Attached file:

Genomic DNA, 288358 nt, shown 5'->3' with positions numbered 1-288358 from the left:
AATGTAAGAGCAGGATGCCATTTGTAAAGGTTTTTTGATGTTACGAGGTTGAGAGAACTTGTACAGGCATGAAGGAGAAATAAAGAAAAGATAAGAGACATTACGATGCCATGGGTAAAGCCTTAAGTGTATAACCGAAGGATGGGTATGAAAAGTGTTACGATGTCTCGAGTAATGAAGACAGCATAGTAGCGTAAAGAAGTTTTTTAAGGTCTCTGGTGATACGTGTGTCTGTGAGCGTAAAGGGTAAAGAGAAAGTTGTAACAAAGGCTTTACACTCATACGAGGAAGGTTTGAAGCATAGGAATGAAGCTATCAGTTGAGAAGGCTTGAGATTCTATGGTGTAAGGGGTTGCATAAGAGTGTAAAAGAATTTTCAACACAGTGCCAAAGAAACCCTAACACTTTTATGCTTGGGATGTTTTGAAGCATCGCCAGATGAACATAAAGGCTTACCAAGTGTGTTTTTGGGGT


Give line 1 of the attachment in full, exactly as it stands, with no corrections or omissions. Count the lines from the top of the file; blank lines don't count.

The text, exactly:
Genomic DNA, 288358 nt, shown 5'->3' with positions numbered 1-288358 from the left: